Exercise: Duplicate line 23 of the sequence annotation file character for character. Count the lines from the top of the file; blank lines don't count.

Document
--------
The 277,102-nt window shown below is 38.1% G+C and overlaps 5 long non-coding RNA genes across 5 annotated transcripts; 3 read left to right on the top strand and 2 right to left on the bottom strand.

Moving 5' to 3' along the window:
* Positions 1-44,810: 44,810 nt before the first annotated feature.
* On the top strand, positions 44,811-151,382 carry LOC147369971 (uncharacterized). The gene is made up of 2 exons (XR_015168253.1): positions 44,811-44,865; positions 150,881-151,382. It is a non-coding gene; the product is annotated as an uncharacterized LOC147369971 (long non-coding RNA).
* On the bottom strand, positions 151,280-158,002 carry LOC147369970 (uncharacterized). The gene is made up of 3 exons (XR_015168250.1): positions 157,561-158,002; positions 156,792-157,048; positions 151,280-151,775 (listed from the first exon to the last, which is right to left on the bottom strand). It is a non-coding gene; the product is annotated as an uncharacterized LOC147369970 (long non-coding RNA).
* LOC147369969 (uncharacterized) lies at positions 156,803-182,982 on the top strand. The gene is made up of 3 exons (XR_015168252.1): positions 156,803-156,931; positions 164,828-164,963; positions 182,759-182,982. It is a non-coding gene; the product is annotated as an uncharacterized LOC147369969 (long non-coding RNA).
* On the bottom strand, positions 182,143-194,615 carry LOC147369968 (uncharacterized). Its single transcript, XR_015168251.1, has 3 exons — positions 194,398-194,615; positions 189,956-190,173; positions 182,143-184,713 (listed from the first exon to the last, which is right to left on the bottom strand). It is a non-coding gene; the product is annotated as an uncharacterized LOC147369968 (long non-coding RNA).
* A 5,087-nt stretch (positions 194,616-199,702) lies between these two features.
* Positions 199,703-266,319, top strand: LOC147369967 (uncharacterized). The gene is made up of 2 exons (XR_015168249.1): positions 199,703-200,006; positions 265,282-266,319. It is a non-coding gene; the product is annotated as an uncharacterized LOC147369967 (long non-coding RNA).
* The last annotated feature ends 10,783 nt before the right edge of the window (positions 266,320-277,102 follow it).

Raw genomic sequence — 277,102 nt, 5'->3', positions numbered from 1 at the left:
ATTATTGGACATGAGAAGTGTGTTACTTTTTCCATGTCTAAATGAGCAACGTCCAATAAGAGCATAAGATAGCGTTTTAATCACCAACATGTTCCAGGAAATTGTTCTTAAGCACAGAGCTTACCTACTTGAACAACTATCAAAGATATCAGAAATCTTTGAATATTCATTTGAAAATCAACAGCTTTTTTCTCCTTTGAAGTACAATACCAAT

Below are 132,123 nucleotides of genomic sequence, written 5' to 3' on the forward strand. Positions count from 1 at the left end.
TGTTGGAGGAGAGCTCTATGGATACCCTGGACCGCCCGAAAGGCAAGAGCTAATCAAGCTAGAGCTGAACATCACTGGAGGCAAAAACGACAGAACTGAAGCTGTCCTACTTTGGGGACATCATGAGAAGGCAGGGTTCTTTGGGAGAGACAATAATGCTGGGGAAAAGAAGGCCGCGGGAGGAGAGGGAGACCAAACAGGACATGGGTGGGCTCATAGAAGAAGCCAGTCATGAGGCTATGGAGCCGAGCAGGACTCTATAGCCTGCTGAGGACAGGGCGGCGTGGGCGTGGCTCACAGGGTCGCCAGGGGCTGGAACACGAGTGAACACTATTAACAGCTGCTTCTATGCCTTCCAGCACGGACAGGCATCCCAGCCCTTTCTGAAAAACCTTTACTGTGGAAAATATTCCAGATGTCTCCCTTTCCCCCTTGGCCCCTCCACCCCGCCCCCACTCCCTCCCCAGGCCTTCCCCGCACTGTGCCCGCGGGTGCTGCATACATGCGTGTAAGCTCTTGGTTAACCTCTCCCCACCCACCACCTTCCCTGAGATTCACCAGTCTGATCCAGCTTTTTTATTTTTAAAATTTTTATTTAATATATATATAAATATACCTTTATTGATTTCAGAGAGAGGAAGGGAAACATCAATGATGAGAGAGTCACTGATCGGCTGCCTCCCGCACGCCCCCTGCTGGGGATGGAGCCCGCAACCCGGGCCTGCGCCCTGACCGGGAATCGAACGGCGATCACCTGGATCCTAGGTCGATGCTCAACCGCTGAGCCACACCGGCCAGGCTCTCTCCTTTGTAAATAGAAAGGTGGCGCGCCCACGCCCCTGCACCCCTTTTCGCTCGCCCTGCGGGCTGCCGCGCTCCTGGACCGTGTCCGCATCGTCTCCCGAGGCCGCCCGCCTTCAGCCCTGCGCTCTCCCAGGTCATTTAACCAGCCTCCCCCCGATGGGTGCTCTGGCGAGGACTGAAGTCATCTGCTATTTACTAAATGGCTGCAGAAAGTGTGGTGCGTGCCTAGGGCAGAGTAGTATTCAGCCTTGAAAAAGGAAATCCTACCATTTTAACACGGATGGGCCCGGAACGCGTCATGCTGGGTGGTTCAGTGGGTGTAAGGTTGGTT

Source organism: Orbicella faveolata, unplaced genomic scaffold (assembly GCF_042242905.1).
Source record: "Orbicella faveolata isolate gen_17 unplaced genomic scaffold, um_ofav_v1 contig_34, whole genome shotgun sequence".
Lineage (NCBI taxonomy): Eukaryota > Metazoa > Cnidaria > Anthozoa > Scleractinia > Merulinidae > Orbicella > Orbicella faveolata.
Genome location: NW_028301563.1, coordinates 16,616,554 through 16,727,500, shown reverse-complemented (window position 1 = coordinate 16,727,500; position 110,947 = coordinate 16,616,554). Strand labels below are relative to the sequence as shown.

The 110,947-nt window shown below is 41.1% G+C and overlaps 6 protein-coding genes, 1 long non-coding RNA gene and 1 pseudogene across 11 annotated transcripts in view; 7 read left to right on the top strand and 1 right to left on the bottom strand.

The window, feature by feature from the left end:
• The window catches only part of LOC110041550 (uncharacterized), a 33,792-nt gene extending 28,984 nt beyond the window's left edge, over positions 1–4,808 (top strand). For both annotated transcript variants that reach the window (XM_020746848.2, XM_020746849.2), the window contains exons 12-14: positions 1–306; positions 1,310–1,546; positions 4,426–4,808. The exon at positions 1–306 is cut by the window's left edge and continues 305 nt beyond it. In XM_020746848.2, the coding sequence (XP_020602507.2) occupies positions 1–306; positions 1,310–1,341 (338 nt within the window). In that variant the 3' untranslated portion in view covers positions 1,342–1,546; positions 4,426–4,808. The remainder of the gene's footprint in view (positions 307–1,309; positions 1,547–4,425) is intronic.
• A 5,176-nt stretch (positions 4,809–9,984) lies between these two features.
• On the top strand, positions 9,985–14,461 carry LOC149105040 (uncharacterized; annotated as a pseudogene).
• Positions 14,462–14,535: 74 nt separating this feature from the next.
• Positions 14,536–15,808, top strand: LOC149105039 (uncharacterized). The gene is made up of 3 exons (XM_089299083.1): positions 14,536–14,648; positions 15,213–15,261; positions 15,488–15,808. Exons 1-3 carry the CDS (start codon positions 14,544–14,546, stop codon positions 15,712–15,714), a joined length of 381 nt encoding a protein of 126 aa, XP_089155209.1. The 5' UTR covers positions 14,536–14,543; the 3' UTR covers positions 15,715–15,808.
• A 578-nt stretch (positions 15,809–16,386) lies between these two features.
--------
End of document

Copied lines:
• On the top strand, positions 9,985–14,461 carry LOC149105040 (uncharacterized; annotated as a pseudogene).